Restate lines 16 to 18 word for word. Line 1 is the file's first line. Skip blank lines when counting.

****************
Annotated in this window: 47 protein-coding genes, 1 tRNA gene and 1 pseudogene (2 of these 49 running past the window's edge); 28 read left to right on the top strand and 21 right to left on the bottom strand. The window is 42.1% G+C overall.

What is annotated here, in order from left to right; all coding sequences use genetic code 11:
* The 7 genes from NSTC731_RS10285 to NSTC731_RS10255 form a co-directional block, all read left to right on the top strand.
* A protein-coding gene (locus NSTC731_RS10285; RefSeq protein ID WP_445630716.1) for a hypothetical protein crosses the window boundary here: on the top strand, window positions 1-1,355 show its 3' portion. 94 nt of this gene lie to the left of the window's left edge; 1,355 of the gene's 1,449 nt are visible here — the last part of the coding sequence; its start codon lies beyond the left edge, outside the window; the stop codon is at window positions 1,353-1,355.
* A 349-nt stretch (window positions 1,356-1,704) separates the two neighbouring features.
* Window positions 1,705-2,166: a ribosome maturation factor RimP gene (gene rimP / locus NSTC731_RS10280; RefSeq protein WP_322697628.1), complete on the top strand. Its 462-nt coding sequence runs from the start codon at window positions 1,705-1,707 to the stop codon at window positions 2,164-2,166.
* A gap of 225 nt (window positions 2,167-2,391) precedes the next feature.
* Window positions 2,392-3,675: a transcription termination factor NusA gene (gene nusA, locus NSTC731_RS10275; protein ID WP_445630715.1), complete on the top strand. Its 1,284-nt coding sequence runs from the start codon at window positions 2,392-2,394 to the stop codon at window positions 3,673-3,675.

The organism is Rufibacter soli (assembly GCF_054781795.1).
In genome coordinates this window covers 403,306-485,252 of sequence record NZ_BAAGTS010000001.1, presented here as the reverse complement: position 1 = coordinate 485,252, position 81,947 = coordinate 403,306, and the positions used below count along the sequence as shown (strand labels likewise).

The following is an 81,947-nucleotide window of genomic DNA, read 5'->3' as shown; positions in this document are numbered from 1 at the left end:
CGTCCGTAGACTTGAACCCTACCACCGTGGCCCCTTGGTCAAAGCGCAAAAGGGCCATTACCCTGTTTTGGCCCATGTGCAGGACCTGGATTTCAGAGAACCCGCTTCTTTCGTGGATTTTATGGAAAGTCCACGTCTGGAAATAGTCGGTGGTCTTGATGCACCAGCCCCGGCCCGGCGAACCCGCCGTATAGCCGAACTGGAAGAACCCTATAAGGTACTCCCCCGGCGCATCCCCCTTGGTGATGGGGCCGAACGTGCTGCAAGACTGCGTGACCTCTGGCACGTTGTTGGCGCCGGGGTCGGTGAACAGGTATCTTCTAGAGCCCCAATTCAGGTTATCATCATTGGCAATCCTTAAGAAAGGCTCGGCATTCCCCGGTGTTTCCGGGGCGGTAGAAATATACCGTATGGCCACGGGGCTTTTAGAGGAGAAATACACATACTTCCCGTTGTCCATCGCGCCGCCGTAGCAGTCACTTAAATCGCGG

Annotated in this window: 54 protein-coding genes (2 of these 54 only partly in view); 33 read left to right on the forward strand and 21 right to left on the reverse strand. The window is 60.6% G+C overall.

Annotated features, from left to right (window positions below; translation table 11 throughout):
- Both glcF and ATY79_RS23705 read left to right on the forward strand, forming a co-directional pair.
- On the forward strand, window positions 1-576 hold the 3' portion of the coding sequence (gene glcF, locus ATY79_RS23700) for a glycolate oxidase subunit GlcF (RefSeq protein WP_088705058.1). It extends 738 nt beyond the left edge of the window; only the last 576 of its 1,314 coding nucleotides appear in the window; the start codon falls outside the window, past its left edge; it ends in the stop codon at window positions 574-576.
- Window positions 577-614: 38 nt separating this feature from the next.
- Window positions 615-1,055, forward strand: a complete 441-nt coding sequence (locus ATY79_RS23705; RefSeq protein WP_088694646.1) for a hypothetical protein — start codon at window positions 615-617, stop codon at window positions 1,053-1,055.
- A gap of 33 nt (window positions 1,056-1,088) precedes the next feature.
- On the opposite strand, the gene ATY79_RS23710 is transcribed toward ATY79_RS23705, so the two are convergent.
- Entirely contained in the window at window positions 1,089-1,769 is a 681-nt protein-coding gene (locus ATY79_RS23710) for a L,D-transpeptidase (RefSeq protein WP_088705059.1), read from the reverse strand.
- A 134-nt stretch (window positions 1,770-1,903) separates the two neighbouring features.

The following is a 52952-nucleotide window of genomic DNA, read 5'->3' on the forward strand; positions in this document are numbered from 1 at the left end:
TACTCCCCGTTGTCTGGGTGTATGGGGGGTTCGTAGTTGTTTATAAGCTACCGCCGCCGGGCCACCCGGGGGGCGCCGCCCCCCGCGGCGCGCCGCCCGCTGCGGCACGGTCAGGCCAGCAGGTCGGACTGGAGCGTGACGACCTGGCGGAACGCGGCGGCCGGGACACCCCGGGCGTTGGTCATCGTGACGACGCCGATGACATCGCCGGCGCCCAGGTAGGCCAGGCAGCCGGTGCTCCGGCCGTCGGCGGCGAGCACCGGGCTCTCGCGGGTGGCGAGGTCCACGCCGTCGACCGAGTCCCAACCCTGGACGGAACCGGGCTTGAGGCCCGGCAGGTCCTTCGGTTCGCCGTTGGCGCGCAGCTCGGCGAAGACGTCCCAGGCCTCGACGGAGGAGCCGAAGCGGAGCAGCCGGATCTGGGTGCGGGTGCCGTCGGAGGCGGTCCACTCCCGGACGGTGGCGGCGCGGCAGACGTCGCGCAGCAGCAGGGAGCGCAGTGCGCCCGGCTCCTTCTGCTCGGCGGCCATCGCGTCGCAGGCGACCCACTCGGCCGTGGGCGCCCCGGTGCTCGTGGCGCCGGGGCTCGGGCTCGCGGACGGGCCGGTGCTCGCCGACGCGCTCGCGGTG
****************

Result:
- On the forward strand, window positions 1-576 hold the 3' portion of the coding sequence (gene glcF, locus ATY79_RS23700) for a glycolate oxidase subunit GlcF (RefSeq protein WP_088705058.1). It extends 738 nt beyond the left edge of the window; only the last 576 of its 1,314 coding nucleotides appear in the window; the start codon falls outside the window, past its left edge; it ends in the stop codon at window positions 574-576.
- Window positions 577-614: 38 nt separating this feature from the next.
- Window positions 615-1,055, forward strand: a complete 441-nt coding sequence (locus ATY79_RS23705; RefSeq protein WP_088694646.1) for a hypothetical protein — start codon at window positions 615-617, stop codon at window positions 1,053-1,055.